Brexit, who does it affect the most? Part 2: Germany & France

Words by Husam Elgenied

At first, Britain’s vote to leave the EU was thought to unsettle the German economy harder than Europe as a whole an institute for economic research told us. Large doubt in the first few months following the UK’s referendum could slash “Germany’s GBP by up to 0.4% points, while the Eurozone’s economy could lose 0.2% points in the same time span” a study concludes. Institute experts detect there will be a lot more decreased in UK exports and trade then the 3% it has already dropped in early 2016. This decrease happened before Brexit therefore this will now lead Germany to re-examine investment into British trade.

Germany is the largest import partner with 6 billion of goods coming into Britain from one of Europe’s capital countries in November 2016, mainly the car industry is the principal sector when it comes to German exports to the UK, keeping for 25% of all exports in 2015. According to the German association of the automotive industry (VDA), “around 800,00 new vehicles were exported to the UK in 2016” in fact that is nearly one fifth of all exported German cars. The industry has 100 production plants in the UK and a lot of them are facilities of German supply companies. When Theresa May triggered the Article 50 process in March she was told by trading experts the two-year gap for negotiations for the separation and future trade deal was not an easy-going task. “The EU needs Britain, and Britain needs the EU” said by the president of the VDA Matthias Wissmann, this brings us to believe that not only will the Germans be effected however the British automotive industry would also be hard hit which would leave a difficult and expensive resolution.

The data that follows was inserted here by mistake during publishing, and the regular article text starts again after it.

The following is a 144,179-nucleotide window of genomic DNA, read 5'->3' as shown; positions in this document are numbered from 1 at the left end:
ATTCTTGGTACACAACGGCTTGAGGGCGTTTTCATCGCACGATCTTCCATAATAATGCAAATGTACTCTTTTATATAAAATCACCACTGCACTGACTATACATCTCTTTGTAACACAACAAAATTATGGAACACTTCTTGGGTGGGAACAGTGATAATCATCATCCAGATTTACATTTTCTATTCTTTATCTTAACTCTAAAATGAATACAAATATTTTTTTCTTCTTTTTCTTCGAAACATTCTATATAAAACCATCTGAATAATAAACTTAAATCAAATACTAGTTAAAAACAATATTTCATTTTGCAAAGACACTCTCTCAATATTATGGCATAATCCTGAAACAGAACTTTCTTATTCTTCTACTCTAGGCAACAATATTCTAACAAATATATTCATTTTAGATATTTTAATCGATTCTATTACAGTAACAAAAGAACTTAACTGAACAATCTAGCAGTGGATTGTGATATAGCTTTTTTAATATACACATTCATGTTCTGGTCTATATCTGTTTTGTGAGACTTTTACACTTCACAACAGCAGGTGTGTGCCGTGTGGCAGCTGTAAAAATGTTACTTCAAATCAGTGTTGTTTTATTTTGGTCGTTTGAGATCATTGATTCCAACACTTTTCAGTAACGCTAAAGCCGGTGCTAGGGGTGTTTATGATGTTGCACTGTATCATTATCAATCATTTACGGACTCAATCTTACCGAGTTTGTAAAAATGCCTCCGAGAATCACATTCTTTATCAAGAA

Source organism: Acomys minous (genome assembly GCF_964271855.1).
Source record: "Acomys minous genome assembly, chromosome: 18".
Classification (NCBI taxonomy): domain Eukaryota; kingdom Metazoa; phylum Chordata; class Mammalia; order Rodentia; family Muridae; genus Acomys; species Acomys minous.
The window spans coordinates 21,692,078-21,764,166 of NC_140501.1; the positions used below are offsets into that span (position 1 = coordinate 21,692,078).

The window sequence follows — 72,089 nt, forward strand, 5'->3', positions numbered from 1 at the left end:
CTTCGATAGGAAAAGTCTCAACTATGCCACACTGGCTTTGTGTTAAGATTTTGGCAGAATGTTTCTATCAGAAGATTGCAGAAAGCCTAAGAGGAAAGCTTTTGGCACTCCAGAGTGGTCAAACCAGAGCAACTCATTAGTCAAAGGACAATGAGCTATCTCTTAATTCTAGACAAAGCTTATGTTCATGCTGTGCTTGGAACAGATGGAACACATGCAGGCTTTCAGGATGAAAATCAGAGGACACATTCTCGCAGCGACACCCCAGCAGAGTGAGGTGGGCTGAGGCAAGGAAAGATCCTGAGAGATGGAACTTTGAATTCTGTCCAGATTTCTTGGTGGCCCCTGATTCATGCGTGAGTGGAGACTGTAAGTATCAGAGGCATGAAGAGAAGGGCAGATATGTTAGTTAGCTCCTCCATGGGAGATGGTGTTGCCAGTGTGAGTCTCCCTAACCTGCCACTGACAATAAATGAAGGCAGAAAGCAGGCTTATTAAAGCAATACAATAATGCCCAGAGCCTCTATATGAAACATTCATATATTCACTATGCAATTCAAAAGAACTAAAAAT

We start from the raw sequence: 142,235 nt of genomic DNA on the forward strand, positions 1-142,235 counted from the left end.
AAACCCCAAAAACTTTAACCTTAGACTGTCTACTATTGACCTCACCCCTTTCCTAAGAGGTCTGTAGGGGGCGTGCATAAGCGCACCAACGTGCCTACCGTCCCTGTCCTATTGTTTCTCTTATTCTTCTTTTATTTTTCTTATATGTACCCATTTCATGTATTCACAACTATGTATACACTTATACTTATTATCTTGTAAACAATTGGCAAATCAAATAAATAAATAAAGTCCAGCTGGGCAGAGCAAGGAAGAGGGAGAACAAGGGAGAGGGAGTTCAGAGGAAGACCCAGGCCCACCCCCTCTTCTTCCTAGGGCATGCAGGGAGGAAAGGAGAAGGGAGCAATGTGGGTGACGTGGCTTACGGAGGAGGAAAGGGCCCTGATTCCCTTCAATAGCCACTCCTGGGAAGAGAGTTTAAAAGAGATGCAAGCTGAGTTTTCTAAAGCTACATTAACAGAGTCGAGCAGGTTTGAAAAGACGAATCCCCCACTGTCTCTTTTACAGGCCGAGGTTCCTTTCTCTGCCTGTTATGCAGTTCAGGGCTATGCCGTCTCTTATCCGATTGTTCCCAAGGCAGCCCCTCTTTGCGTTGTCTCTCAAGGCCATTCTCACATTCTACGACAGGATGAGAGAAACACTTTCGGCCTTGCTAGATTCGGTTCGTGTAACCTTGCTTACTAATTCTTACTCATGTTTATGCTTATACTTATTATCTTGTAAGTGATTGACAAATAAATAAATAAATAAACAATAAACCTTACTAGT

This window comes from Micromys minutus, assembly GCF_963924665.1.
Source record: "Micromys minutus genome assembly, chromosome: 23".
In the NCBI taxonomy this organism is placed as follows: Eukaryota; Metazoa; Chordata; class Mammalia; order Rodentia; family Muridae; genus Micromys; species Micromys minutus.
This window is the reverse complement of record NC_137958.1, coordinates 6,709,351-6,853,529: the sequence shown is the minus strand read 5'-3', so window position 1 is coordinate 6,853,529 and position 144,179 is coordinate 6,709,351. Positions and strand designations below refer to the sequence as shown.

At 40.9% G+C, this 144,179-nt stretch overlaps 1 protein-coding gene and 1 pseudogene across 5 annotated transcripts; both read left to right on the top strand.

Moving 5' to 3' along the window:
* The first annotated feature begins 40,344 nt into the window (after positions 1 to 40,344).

France is one of the most influential countries in the European Union that will be affected by Brexit. The biggest French industry that is going to feel the most affect from the vote is the agriculture industry. British supermarkets distribute a lot of French products such as wine and dairy products, all supplied by French farms.  With trading becoming more expensive, not only will these products be less accessible but they will be more expensive to purchase meaning that the British public are less likely to buy it. In 2015, the total value of exports from France to the UK was worth over €31 million, to break this down into key agricultural sectors, exports into the UK from the wine and spirits industry was €1.4 million and items such as dairy and bread was a total of up to €4.5 million. This is a clear demonstration of how trading in the EU prior to the vote is a substantial impact in the UK and this is likely to change. On the other hand, there are some positives that the vote could have on France. For a while Britain have been discussing if they were going to leave the EU which has been believed to make the euro weaker. This means that now Britain is out of the EU it means that the Euro can stabilise and possibly become stronger. Another benefit is that France could end up claiming a sport in the top 5 most powerful economies. Paris has encouraged UK businesses to reposition to France which would mean that they have a longer lasting access in the EU and the trade.


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